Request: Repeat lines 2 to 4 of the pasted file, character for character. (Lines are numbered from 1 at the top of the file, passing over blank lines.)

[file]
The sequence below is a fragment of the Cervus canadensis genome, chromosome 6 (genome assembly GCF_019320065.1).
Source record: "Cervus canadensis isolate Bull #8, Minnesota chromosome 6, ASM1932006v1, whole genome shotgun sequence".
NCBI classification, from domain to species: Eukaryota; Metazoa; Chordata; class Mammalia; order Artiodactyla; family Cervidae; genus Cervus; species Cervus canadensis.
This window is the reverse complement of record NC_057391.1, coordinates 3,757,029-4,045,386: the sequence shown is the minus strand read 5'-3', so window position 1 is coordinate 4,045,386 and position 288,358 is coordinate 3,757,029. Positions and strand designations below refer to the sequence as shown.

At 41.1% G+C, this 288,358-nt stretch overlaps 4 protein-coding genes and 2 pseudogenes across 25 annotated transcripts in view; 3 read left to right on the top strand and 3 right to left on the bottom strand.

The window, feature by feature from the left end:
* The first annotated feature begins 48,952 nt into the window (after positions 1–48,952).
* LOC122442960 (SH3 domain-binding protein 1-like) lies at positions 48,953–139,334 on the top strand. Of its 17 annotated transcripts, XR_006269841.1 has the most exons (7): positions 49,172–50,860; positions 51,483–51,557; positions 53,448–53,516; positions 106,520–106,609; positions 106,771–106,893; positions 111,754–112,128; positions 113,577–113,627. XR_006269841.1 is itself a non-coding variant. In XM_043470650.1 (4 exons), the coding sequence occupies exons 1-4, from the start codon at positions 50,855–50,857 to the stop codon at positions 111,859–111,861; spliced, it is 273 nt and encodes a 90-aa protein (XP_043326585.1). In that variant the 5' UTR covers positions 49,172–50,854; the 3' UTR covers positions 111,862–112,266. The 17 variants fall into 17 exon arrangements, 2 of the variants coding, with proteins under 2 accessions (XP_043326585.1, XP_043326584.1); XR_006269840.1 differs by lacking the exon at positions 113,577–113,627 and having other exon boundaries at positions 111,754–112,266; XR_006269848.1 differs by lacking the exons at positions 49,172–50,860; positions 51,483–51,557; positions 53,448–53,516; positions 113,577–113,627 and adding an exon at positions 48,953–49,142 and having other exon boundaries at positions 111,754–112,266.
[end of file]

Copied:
Source record: "Cervus canadensis isolate Bull #8, Minnesota chromosome 6, ASM1932006v1, whole genome shotgun sequence".
NCBI classification, from domain to species: Eukaryota; Metazoa; Chordata; class Mammalia; order Artiodactyla; family Cervidae; genus Cervus; species Cervus canadensis.
This window is the reverse complement of record NC_057391.1, coordinates 3,757,029-4,045,386: the sequence shown is the minus strand read 5'-3', so window position 1 is coordinate 4,045,386 and position 288,358 is coordinate 3,757,029. Positions and strand designations below refer to the sequence as shown.